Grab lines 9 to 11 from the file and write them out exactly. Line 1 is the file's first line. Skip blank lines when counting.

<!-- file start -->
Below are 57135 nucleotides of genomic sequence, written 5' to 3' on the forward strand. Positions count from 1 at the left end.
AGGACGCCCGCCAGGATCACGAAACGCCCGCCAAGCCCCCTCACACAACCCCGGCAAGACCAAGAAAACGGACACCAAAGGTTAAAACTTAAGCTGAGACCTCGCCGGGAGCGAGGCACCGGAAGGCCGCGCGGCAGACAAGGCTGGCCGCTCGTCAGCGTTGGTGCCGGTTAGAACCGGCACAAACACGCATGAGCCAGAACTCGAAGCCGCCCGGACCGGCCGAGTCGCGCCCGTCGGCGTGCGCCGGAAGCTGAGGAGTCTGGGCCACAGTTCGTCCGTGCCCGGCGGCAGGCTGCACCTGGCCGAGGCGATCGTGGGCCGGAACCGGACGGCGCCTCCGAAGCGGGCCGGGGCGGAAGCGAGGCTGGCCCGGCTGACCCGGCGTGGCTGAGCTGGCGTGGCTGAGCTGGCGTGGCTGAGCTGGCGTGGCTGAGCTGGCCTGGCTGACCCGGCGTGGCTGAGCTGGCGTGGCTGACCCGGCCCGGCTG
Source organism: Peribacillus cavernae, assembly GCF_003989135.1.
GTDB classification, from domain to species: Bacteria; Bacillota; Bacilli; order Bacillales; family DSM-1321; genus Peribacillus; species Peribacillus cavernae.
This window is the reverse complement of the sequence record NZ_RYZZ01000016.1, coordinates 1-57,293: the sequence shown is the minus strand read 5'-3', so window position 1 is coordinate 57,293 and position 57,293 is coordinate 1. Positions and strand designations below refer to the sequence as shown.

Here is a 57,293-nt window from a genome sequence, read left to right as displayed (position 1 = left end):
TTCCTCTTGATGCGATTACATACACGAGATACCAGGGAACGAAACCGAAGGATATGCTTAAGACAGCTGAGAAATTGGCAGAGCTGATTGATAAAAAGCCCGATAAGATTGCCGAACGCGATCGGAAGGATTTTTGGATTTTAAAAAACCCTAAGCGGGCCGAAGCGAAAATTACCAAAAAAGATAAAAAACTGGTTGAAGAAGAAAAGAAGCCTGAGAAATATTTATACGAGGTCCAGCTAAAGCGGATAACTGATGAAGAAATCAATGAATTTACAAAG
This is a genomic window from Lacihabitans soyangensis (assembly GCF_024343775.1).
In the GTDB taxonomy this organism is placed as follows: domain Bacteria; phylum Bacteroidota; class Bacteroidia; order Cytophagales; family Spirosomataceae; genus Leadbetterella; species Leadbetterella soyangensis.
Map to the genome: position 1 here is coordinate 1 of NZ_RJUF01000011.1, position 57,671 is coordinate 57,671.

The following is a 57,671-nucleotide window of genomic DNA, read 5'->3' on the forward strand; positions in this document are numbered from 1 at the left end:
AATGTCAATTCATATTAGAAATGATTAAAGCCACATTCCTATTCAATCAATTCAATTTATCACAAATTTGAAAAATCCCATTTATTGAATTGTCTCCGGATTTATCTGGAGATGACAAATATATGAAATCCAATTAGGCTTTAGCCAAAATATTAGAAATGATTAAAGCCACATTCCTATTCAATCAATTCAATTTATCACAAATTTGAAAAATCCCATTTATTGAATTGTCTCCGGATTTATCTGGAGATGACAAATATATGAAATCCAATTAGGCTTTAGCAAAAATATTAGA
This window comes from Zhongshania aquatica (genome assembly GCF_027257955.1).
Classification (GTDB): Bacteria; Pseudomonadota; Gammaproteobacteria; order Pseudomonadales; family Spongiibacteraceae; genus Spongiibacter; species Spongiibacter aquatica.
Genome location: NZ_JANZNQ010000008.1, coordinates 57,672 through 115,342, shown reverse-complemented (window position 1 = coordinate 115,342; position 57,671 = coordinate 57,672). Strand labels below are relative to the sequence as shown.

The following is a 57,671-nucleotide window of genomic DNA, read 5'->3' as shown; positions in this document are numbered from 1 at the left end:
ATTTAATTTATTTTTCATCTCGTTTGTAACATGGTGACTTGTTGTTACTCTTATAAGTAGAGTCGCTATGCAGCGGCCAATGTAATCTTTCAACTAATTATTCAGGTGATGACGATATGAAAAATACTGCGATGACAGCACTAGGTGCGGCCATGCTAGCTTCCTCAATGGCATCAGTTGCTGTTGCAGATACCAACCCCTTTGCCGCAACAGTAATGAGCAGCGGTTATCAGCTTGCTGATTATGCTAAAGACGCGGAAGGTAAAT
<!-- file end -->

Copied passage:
In the GTDB taxonomy this organism is placed as follows: domain Bacteria; phylum Bacteroidota; class Bacteroidia; order Cytophagales; family Spirosomataceae; genus Leadbetterella; species Leadbetterella soyangensis.
Map to the genome: position 1 here is coordinate 1 of NZ_RJUF01000011.1, position 57,671 is coordinate 57,671.

The following is a 57,671-nucleotide window of genomic DNA, read 5'->3' on the forward strand; positions in this document are numbered from 1 at the left end: